I saw someone make this tweet that I like. It was something about how under-appreciated friend love is in our modern society. Speaking to you or any of my friends, or all of these female friends that I’m talking with all of the time. If I had a girlfriend now, I bet she would probably take issue with the friendships that I’ve formed at the bunch of females but they’re platonic interesting. It makes me not even want to be in a relationship again because it’s much better.

Married people have the one. Single people have the ones. I don’t call you for all of my problems. I call you for certain problems and things. This is a perfect segue into my next item on my list. That is a mobile phone.

You have some great picks, Pete. It’s everything. I called a couple of people in relation to this like one of my female friends who is not single but was living apart from their significant other for a period of time. I wanted to ask her what are just things that make living alone, not nothing to do with because dating apps that are going to come up but surviving alone. If you think about what life would be like as say a road comic back in the day, they used to have to find a payphone to get directions. It’s amazing to be out there to be the lone wolf. This is why they were like these cult heroes like, “Who is this person that travels around telling jokes and then every time they show up, they’re saying these naughty words and stuff?”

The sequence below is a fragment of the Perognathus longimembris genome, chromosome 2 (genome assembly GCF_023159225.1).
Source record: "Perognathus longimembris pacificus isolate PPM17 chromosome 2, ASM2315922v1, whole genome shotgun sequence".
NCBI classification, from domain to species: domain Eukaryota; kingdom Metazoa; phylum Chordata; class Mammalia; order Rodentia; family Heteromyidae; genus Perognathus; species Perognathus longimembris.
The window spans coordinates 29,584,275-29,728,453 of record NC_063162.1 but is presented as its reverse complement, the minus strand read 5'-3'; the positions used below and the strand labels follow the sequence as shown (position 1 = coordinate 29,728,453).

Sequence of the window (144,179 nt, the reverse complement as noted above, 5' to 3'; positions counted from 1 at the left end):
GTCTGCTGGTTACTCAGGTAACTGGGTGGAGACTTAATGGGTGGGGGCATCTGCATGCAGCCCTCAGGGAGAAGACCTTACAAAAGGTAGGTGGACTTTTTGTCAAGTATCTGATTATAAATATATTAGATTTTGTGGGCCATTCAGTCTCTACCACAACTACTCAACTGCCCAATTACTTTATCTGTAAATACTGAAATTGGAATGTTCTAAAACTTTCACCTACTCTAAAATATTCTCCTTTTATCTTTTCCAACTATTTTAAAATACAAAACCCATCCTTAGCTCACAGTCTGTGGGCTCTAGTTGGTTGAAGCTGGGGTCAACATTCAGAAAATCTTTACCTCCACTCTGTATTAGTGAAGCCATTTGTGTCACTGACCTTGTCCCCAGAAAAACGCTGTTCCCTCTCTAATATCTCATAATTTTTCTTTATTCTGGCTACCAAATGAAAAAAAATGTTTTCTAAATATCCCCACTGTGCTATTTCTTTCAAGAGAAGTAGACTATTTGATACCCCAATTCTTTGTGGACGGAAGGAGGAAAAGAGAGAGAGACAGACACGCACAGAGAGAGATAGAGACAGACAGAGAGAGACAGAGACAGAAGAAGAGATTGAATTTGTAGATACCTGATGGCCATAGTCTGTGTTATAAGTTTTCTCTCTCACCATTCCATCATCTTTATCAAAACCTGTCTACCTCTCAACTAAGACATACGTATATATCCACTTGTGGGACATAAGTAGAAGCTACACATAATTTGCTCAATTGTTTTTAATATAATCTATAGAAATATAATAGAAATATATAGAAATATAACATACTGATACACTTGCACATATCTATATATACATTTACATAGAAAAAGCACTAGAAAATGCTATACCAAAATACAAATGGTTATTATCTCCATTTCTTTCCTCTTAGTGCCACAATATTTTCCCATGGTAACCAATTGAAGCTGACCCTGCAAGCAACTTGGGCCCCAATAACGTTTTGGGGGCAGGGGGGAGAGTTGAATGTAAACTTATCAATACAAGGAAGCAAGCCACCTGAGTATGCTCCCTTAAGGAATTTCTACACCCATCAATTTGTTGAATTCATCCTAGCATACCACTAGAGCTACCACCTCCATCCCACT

I think about this is that prior to the mobile phone, you needed a home base. The big invention when you had the home-based was the answering machine. The idea is there were times I would call Shane at his house and it would just ring. I guess I got to call him back later. At some point I get to call Shane, I get to leave him a message. He then would call me back and leave me a message. In order to get the message, I had to go back to my dorm room, my apartment, or my house. Maybe at some point, you were able to call in and get your messages. It never worked as well as promised. My point about the mobile phone is that now, I can get ahold of almost anyone anywhere as I need to, and if I need to get them on the phone, I can do that.